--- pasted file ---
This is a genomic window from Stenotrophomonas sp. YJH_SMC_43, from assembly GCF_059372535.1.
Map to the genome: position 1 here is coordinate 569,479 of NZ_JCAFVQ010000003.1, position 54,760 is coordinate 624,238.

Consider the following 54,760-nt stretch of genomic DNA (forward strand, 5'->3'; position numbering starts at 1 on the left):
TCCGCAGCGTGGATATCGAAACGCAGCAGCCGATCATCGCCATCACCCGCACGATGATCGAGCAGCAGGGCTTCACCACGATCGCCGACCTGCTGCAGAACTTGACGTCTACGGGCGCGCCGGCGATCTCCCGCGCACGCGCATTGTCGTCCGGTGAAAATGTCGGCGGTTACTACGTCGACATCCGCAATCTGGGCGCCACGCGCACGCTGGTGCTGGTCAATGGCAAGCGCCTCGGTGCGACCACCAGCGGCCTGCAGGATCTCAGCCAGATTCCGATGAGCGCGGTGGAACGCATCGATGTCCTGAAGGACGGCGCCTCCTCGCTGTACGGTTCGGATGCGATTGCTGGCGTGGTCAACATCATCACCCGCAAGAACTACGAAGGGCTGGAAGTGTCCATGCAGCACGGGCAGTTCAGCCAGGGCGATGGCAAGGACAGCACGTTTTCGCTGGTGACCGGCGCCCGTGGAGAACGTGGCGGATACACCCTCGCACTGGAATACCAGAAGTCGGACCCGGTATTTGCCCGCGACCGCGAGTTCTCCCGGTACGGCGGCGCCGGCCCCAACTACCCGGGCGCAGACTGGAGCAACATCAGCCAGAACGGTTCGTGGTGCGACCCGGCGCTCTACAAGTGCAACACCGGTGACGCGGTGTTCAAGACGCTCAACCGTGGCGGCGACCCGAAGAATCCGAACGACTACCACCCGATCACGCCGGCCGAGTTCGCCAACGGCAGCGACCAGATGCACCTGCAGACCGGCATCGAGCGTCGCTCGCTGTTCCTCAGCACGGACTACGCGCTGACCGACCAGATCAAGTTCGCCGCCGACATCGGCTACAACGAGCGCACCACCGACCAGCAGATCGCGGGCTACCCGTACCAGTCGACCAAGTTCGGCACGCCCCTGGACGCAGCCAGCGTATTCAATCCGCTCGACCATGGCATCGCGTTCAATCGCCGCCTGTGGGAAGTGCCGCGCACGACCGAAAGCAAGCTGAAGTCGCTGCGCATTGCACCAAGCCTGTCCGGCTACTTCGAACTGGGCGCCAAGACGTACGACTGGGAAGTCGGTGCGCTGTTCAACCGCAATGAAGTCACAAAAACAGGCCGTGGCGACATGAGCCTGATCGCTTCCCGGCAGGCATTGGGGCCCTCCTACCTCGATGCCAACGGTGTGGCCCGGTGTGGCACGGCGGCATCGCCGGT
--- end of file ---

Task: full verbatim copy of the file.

This is a genomic window from Stenotrophomonas sp. YJH_SMC_43, from assembly GCF_059372535.1.
Map to the genome: position 1 here is coordinate 569,479 of NZ_JCAFVQ010000003.1, position 54,760 is coordinate 624,238.

Consider the following 54,760-nt stretch of genomic DNA (forward strand, 5'->3'; position numbering starts at 1 on the left):
TCCGCAGCGTGGATATCGAAACGCAGCAGCCGATCATCGCCATCACCCGCACGATGATCGAGCAGCAGGGCTTCACCACGATCGCCGACCTGCTGCAGAACTTGACGTCTACGGGCGCGCCGGCGATCTCCCGCGCACGCGCATTGTCGTCCGGTGAAAATGTCGGCGGTTACTACGTCGACATCCGCAATCTGGGCGCCACGCGCACGCTGGTGCTGGTCAATGGCAAGCGCCTCGGTGCGACCACCAGCGGCCTGCAGGATCTCAGCCAGATTCCGATGAGCGCGGTGGAACGCATCGATGTCCTGAAGGACGGCGCCTCCTCGCTGTACGGTTCGGATGCGATTGCTGGCGTGGTCAACATCATCACCCGCAAGAACTACGAAGGGCTGGAAGTGTCCATGCAGCACGGGCAGTTCAGCCAGGGCGATGGCAAGGACAGCACGTTTTCGCTGGTGACCGGCGCCCGTGGAGAACGTGGCGGATACACCCTCGCACTGGAATACCAGAAGTCGGACCCGGTATTTGCCCGCGACCGCGAGTTCTCCCGGTACGGCGGCGCCGGCCCCAACTACCCGGGCGCAGACTGGAGCAACATCAGCCAGAACGGTTCGTGGTGCGACCCGGCGCTCTACAAGTGCAACACCGGTGACGCGGTGTTCAAGACGCTCAACCGTGGCGGCGACCCGAAGAATCCGAACGACTACCACCCGATCACGCCGGCCGAGTTCGCCAACGGCAGCGACCAGATGCACCTGCAGACCGGCATCGAGCGTCGCTCGCTGTTCCTCAGCACGGACTACGCGCTGACCGACCAGATCAAGTTCGCCGCCGACATCGGCTACAACGAGCGCACCACCGACCAGCAGATCGCGGGCTACCCGTACCAGTCGACCAAGTTCGGCACGCCCCTGGACGCAGCCAGCGTATTCAATCCGCTCGACCATGGCATCGCGTTCAATCGCCGCCTGTGGGAAGTGCCGCGCACGACCGAAAGCAAGCTGAAGTCGCTGCGCATTGCACCAAGCCTGTCCGGCTACTTCGAACTGGGCGCCAAGACGTACGACTGGGAAGTCGGTGCGCTGTTCAACCGCAATGAAGTCACAAAAACAGGCCGTGGCGACATGAGCCTGATCGCTTCCCGGCAGGCATTGGGGCCCTCCTACCTCGATGCCAACGGTGTGGCCCGGTGTGGCACGGCGGCATCGCCGGT